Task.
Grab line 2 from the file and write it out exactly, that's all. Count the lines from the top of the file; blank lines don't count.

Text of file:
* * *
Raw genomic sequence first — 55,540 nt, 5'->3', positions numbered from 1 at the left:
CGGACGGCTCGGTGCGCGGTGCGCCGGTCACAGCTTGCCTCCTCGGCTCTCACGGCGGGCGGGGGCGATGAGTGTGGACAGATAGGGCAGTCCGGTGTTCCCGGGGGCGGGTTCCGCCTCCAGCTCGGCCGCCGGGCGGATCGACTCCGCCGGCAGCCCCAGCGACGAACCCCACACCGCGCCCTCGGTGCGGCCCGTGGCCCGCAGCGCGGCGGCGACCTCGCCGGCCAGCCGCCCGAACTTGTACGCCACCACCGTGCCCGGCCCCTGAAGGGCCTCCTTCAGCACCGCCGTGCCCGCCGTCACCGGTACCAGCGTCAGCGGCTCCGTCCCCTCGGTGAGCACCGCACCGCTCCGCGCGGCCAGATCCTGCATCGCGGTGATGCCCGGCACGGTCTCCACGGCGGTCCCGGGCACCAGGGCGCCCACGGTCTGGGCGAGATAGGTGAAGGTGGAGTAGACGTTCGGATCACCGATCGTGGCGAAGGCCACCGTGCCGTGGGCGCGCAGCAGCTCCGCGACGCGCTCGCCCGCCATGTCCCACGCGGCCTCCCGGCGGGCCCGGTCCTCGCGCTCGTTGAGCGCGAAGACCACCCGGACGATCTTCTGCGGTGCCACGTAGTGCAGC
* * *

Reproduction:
CGGACGGCTCGGTGCGCGGTGCGCCGGTCACAGCTTGCCTCCTCGGCTCTCACGGCGGGCGGGGGCGATGAGTGTGGACAGATAGGGCAGTCCGGTGTTCCCGGGGGCGGGTTCCGCCTCCAGCTCGGCCGCCGGGCGGATCGACTCCGCCGGCAGCCCCAGCGACGAACCCCACACCGCGCCCTCGGTGCGGCCCGTGGCCCGCAGCGCGGCGGCGACCTCGCCGGCCAGCCGCCCGAACTTGTACGCCACCACCGTGCCCGGCCCCTGAAGGGCCTCCTTCAGCACCGCCGTGCCCGCCGTCACCGGTACCAGCGTCAGCGGCTCCGTCCCCTCGGTGAGCACCGCACCGCTCCGCGCGGCCAGATCCTGCATCGCGGTGATGCCCGGCACGGTCTCCACGGCGGTCCCGGGCACCAGGGCGCCCACGGTCTGGGCGAGATAGGTGAAGGTGGAGTAGACGTTCGGATCACCGATCGTGGCGAAGGCCACCGTGCCGTGGGCGCGCAGCAGCTCCGCGACGCGCTCGCCCGCCATGTCCCACGCGGCCTCCCGGCGGGCCCGGTCCTCGCGCTCGTTGAGCGCGAAGACCACCCGGACGATCTTCTGCGGTGCCACGTAGTGCAGC